Anorak | Fukushima Is Only Another Chernobyl For Lazy Journalists

Fukushima Is Only Another Chernobyl For Lazy Journalists

by | 18th, March 2011

TWO things have intervened in the media coverage of the Japanese nuclear plant crisis to make it misleading to the point of incomprehensible, writes Richard North.

The one is the frequent use of the Chernobyl disaster as a comparator, where there are absolutely no comparisons with the incident at Fukushima. The second is the childish refrain of “meltdown” by scientifically and technically illiterate journalists, who seem to be incapable of understanding what is happening, yet seem determined to spread their own incomprehension far and wide.

Fortunately, a little clarity is beginning to emerge, although few press reports are without errors which could so easily mislead unless one already has a firm grasp of the basics.

Thus, I am in a position of eating humble pie, having assumed that the earthquake disaster was one which the MSM was best equipped to handle. On balance, as it has fallen prey to extravagant scaremongering, it has done an execrable job. One article worth reading is  this one in the  New York Times , and  this one in the  Guardian . Then, with very great caution, as it is littered with errors, they the  Reuters report and then have a look at  this one .

Culling the detail from these, it would appear that the crisis now rests not with the reactors  per se but with the “pools” in the reactor buildings used to store spent fuel rods. The storage pool in reactor 4, is said to be completely empty, and the Japanese workers are focused efforts on the storage pool at reactor 3, for reasons which do not seem to be entirely clear.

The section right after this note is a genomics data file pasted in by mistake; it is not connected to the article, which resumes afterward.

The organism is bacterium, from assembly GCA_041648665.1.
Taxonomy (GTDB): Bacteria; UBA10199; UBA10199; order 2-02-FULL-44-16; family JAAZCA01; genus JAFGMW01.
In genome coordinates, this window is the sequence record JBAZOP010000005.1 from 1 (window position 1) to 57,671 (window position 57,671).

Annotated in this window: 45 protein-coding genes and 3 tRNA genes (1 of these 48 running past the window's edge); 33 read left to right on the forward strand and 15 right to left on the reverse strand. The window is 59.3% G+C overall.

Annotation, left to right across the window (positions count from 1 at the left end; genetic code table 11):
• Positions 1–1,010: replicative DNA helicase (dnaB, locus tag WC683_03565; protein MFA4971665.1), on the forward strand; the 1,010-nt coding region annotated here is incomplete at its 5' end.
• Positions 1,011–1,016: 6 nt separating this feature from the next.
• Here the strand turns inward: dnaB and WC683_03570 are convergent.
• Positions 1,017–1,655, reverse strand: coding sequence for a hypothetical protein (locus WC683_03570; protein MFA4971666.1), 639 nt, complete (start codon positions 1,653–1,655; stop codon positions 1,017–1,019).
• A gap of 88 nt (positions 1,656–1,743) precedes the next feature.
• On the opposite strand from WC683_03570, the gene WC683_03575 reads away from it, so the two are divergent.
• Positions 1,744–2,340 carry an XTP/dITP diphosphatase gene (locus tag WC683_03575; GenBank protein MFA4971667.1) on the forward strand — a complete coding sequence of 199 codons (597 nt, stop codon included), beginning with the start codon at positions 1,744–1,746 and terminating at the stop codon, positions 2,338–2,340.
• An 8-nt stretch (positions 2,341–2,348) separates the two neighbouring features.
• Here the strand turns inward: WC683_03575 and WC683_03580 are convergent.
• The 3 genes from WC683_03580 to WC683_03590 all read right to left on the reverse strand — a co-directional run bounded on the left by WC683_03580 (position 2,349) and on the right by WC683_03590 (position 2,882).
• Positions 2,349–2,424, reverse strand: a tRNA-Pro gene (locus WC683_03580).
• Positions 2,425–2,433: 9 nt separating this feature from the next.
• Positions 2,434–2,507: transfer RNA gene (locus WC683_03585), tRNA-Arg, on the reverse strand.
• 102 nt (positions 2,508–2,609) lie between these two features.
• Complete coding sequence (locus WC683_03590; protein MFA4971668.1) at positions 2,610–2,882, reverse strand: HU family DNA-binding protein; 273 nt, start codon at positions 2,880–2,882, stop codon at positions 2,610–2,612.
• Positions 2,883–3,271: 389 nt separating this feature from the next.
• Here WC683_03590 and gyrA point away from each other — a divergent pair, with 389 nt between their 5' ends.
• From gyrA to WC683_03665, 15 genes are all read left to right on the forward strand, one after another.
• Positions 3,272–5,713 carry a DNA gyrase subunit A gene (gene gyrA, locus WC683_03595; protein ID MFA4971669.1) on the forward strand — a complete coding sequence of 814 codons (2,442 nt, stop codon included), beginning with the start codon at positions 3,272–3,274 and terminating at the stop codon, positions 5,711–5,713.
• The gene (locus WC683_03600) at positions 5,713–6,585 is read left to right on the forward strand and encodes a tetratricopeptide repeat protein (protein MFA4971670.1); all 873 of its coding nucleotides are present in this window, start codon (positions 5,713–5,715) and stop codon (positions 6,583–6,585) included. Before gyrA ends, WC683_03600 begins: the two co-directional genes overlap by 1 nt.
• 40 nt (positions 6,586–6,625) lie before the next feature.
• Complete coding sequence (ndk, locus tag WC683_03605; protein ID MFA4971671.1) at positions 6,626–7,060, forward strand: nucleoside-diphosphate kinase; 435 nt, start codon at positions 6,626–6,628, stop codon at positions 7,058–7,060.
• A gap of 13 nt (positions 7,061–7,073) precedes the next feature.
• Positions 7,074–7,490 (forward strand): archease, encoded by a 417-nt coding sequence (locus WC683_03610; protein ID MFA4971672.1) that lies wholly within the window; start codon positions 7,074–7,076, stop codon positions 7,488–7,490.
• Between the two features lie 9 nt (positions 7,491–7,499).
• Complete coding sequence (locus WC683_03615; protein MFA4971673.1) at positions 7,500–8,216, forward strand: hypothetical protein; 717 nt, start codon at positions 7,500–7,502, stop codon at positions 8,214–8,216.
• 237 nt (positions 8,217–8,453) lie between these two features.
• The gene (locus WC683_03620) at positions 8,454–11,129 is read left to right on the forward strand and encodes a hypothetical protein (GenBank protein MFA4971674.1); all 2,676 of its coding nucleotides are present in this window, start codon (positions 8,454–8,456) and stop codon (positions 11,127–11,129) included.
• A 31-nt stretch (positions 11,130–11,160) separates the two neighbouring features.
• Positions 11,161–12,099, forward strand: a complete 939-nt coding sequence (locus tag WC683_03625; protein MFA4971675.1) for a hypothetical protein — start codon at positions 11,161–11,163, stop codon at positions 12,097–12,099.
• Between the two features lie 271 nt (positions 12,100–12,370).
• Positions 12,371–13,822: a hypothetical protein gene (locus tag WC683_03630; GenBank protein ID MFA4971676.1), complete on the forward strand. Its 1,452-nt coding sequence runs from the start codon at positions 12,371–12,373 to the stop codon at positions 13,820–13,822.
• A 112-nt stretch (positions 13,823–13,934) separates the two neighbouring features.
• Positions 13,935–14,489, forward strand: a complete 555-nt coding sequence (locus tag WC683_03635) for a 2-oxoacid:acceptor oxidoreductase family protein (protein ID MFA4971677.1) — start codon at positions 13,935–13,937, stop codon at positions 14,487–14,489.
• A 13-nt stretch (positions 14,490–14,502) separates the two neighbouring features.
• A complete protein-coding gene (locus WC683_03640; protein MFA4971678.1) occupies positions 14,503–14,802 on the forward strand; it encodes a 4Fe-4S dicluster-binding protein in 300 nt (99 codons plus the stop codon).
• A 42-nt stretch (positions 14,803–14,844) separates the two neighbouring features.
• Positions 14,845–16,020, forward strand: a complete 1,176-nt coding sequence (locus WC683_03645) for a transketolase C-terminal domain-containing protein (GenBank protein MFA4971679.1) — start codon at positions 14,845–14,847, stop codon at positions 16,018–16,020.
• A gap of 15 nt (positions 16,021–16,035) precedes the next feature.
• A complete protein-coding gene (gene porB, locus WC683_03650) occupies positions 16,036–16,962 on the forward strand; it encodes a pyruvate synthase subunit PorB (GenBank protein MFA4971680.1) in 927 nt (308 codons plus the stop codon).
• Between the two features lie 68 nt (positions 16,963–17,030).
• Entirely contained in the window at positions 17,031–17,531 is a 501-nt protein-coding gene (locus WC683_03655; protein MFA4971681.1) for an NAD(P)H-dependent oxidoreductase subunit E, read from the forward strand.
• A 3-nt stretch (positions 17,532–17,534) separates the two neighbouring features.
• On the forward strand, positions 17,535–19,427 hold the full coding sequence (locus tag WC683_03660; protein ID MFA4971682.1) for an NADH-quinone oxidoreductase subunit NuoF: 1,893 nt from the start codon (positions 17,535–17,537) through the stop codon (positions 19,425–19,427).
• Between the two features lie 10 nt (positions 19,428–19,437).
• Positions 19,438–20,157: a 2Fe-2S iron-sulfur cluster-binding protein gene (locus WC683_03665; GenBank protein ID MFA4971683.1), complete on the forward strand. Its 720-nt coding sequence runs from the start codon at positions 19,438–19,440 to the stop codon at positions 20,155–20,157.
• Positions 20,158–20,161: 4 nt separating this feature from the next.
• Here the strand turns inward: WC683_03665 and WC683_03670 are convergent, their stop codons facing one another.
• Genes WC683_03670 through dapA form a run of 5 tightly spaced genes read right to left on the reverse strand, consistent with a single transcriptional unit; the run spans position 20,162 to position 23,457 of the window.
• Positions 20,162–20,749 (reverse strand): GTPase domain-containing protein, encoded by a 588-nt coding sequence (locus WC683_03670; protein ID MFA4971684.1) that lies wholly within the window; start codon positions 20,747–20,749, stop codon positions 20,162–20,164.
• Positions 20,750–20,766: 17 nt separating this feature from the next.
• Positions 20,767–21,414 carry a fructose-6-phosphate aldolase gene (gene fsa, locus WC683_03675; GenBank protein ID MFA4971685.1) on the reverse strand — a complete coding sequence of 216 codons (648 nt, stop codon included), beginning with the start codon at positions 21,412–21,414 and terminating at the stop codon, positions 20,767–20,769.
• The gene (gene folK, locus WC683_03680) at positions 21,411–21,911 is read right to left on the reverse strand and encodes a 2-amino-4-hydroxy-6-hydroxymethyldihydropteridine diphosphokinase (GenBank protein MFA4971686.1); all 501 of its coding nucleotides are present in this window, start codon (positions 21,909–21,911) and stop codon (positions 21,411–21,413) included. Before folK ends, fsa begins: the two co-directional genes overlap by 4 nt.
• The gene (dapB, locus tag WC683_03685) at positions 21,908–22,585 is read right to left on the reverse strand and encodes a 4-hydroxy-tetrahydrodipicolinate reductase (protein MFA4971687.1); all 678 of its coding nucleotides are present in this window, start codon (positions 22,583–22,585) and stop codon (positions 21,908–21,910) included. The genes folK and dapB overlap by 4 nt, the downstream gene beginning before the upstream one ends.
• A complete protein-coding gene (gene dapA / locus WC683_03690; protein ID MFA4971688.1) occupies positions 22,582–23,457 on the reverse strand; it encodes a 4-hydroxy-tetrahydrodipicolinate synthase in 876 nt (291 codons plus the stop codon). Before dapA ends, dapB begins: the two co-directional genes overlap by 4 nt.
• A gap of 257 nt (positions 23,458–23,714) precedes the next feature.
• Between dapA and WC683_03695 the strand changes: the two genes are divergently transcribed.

It is this pool, in reactor three, on which helicopter crews and teams of police officers in water cannon trucks, together with fire trucks, have been trying to direct water, in an attempt to “douse overheating fuel rods”. Storage pools at reactors 5 and 6 are also said to be leaking.

Now, as to the dangers, “meltdown” is not an issue. The great danger is that the spent fuel as the water evaporates or leaks away will overheat to such an extent that they catch fire. The emission of combustion products could release huge amounts of

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Posted: 18th, March 2011 | In: News Comment (1) | Follow the Comments on our RSS feed: RSS 2.0 | TrackBack | Permalink